There are a number of key factors in determining freeze damage: the stage of development of the wheat, the density of the stand and condition of the plants, the amount of residue on the soil surface, the extent and duration of low temperatures, temperature gradients within the field, soil moisture, and the wind speed.

Stage of development.

-- Greenup. Wheat that hasn’t started to joint yet might suffer damage to the existing foliage, but the growing points will be protected by the soil and should escape injury. This wheat will have cosmetic damage to the leaves that will show up almost immediately.

                -- Jointing wheat can usually tolerate temperatures in the mid to upper 20’s with no significant injury. But, if temperatures fall into the low 20’s or even lower for several hours, the lower stems, leaves, or developing head can sustain injury.

Density of the stand and condition of the plants. If the stand is thick, that will tend to reduce the extent of freeze damage as the warmth of the soil will radiate up into the canopy. On the other hand, well-fertilized succulent wheat has often sustained more freeze injury than wheat that is not as well fertilized. Thin stands, which are common this year, are at higher risk of injury because the air can penetrate the stand more easily. If the plants were wet before the freeze, this can result in a coat of ice on the plants that may protect the growing point to some extent. If temperatures get too low, however, the cold will go through the ice.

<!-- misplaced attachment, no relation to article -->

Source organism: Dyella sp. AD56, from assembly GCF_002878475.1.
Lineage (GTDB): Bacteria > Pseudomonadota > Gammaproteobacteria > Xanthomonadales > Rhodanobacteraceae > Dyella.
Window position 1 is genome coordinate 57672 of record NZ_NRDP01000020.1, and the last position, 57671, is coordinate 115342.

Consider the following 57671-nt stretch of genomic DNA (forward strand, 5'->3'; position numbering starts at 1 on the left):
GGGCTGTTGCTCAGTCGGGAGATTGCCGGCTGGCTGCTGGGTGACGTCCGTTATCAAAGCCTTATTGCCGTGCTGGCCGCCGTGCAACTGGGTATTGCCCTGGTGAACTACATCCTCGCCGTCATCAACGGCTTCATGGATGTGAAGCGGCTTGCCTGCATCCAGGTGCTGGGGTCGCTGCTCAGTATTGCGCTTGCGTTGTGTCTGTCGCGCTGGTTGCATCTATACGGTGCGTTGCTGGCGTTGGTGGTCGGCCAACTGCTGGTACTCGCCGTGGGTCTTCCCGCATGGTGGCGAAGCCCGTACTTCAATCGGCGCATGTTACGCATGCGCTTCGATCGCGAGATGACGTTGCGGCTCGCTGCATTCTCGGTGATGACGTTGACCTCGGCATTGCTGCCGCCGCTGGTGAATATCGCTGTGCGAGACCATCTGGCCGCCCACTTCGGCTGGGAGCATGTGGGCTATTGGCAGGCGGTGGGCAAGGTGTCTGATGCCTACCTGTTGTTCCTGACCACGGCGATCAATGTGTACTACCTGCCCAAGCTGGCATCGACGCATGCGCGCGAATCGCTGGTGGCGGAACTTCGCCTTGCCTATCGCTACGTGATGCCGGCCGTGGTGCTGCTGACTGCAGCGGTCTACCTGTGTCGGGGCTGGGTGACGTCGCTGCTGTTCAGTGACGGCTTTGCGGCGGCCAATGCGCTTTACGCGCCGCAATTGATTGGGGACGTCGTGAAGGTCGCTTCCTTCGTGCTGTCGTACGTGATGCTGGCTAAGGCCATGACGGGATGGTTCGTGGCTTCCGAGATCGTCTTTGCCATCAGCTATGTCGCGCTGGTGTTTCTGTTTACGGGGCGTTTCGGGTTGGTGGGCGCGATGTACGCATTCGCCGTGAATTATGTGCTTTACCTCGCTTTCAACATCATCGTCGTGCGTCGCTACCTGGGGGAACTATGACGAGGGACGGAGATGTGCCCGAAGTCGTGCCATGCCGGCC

Residue. Many times we see more freeze damage in no-till fields because the residue acts as a blanket and doesn’t allow the heat from the soil to radiate up into the plant canopy.

Extent and duration of low temperatures. Significant injury becomes much more likely if the temperatures in the damaging range last for two hours or longer.

Soil moisture. There is often less freeze injury at a given temperature when soils are wet than when dry. Wetter soils tend to radiate a little more warmth than dry soils.

Wind speed. Windy conditions during the nighttime hours when temperatures reach their lows will reduce the amount of warmth radiating from the soil and increase the chance of injury.

Temperature gradients within the field. Low spots in the field are almost always the first to have freeze injury. The coldest air tends to settle in the low areas, especially under calm wind conditions.

Injury symptoms

There are many possible scenarios after a freeze, and things do not always go according to “the book.” So just keep watching your fields closely over the next 7 to 10 days for the following: